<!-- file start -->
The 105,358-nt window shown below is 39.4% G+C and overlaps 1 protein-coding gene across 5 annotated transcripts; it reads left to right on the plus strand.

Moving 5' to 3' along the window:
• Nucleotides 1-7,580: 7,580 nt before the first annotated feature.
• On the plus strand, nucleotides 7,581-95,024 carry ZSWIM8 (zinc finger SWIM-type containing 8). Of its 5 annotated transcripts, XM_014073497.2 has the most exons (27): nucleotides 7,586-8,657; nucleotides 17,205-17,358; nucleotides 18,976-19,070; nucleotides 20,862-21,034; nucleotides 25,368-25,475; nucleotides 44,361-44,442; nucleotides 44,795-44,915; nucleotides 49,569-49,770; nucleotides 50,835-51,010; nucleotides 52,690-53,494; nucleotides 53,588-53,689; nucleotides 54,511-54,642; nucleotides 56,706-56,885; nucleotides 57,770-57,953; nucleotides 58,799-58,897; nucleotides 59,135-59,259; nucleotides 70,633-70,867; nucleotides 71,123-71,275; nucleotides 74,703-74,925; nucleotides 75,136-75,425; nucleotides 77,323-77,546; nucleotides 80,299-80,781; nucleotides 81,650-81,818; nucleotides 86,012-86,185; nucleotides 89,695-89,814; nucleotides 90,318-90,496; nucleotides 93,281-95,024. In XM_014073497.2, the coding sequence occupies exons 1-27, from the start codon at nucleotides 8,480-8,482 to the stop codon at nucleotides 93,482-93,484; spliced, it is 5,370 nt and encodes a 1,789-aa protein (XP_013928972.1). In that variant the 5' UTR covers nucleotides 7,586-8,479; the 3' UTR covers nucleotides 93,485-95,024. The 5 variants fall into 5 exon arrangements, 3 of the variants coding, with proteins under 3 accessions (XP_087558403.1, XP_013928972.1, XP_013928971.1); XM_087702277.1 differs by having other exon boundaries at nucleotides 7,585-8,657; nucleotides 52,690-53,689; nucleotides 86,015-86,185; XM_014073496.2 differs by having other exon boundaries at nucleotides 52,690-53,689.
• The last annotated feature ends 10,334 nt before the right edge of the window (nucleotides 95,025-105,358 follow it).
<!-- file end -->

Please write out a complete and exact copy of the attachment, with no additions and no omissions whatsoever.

The 105,358-nt window shown below is 39.4% G+C and overlaps 1 protein-coding gene across 5 annotated transcripts; it reads left to right on the plus strand.

Moving 5' to 3' along the window:
• Nucleotides 1-7,580: 7,580 nt before the first annotated feature.
• On the plus strand, nucleotides 7,581-95,024 carry ZSWIM8 (zinc finger SWIM-type containing 8). Of its 5 annotated transcripts, XM_014073497.2 has the most exons (27): nucleotides 7,586-8,657; nucleotides 17,205-17,358; nucleotides 18,976-19,070; nucleotides 20,862-21,034; nucleotides 25,368-25,475; nucleotides 44,361-44,442; nucleotides 44,795-44,915; nucleotides 49,569-49,770; nucleotides 50,835-51,010; nucleotides 52,690-53,494; nucleotides 53,588-53,689; nucleotides 54,511-54,642; nucleotides 56,706-56,885; nucleotides 57,770-57,953; nucleotides 58,799-58,897; nucleotides 59,135-59,259; nucleotides 70,633-70,867; nucleotides 71,123-71,275; nucleotides 74,703-74,925; nucleotides 75,136-75,425; nucleotides 77,323-77,546; nucleotides 80,299-80,781; nucleotides 81,650-81,818; nucleotides 86,012-86,185; nucleotides 89,695-89,814; nucleotides 90,318-90,496; nucleotides 93,281-95,024. In XM_014073497.2, the coding sequence occupies exons 1-27, from the start codon at nucleotides 8,480-8,482 to the stop codon at nucleotides 93,482-93,484; spliced, it is 5,370 nt and encodes a 1,789-aa protein (XP_013928972.1). In that variant the 5' UTR covers nucleotides 7,586-8,479; the 3' UTR covers nucleotides 93,485-95,024. The 5 variants fall into 5 exon arrangements, 3 of the variants coding, with proteins under 3 accessions (XP_087558403.1, XP_013928972.1, XP_013928971.1); XM_087702277.1 differs by having other exon boundaries at nucleotides 7,585-8,657; nucleotides 52,690-53,689; nucleotides 86,015-86,185; XM_014073496.2 differs by having other exon boundaries at nucleotides 52,690-53,689.
• The last annotated feature ends 10,334 nt before the right edge of the window (nucleotides 95,025-105,358 follow it).